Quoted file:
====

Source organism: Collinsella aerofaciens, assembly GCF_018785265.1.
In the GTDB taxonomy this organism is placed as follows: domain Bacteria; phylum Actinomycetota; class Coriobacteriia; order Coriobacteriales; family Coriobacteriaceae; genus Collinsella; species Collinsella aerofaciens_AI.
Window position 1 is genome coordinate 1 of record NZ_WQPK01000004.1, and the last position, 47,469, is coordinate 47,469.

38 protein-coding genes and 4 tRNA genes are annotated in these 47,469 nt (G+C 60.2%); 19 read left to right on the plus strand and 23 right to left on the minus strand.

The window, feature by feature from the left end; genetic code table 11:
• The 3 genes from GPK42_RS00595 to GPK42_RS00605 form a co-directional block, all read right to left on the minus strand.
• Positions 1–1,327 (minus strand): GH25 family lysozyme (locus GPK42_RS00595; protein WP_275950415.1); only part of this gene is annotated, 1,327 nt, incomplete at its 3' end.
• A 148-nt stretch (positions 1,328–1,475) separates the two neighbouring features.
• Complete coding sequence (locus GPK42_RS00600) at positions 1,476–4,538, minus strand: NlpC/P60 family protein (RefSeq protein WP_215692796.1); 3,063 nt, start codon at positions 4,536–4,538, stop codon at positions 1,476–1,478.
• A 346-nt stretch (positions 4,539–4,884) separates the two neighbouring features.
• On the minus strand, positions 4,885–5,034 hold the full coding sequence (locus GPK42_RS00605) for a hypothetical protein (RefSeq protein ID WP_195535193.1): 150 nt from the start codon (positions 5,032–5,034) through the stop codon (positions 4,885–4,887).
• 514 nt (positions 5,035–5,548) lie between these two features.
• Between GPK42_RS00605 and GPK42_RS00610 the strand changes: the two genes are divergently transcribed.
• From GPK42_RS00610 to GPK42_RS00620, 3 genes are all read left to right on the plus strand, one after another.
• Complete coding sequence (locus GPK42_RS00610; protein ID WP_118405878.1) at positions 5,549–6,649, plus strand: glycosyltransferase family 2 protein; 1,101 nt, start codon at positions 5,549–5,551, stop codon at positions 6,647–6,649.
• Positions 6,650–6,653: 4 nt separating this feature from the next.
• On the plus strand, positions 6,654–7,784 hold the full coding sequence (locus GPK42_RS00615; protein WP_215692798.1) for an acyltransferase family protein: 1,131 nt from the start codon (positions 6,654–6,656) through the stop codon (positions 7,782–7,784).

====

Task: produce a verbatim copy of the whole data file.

Source organism: Collinsella aerofaciens, assembly GCF_018785265.1.
In the GTDB taxonomy this organism is placed as follows: domain Bacteria; phylum Actinomycetota; class Coriobacteriia; order Coriobacteriales; family Coriobacteriaceae; genus Collinsella; species Collinsella aerofaciens_AI.
Window position 1 is genome coordinate 1 of record NZ_WQPK01000004.1, and the last position, 47,469, is coordinate 47,469.

38 protein-coding genes and 4 tRNA genes are annotated in these 47,469 nt (G+C 60.2%); 19 read left to right on the plus strand and 23 right to left on the minus strand.

The window, feature by feature from the left end; genetic code table 11:
• The 3 genes from GPK42_RS00595 to GPK42_RS00605 form a co-directional block, all read right to left on the minus strand.
• Positions 1–1,327 (minus strand): GH25 family lysozyme (locus GPK42_RS00595; protein WP_275950415.1); only part of this gene is annotated, 1,327 nt, incomplete at its 3' end.
• A 148-nt stretch (positions 1,328–1,475) separates the two neighbouring features.
• Complete coding sequence (locus GPK42_RS00600) at positions 1,476–4,538, minus strand: NlpC/P60 family protein (RefSeq protein WP_215692796.1); 3,063 nt, start codon at positions 4,536–4,538, stop codon at positions 1,476–1,478.
• A 346-nt stretch (positions 4,539–4,884) separates the two neighbouring features.
• On the minus strand, positions 4,885–5,034 hold the full coding sequence (locus GPK42_RS00605) for a hypothetical protein (RefSeq protein ID WP_195535193.1): 150 nt from the start codon (positions 5,032–5,034) through the stop codon (positions 4,885–4,887).
• 514 nt (positions 5,035–5,548) lie between these two features.
• Between GPK42_RS00605 and GPK42_RS00610 the strand changes: the two genes are divergently transcribed.
• From GPK42_RS00610 to GPK42_RS00620, 3 genes are all read left to right on the plus strand, one after another.
• Complete coding sequence (locus GPK42_RS00610; protein ID WP_118405878.1) at positions 5,549–6,649, plus strand: glycosyltransferase family 2 protein; 1,101 nt, start codon at positions 5,549–5,551, stop codon at positions 6,647–6,649.
• Positions 6,650–6,653: 4 nt separating this feature from the next.
• On the plus strand, positions 6,654–7,784 hold the full coding sequence (locus GPK42_RS00615; protein WP_215692798.1) for an acyltransferase family protein: 1,131 nt from the start codon (positions 6,654–6,656) through the stop codon (positions 7,782–7,784).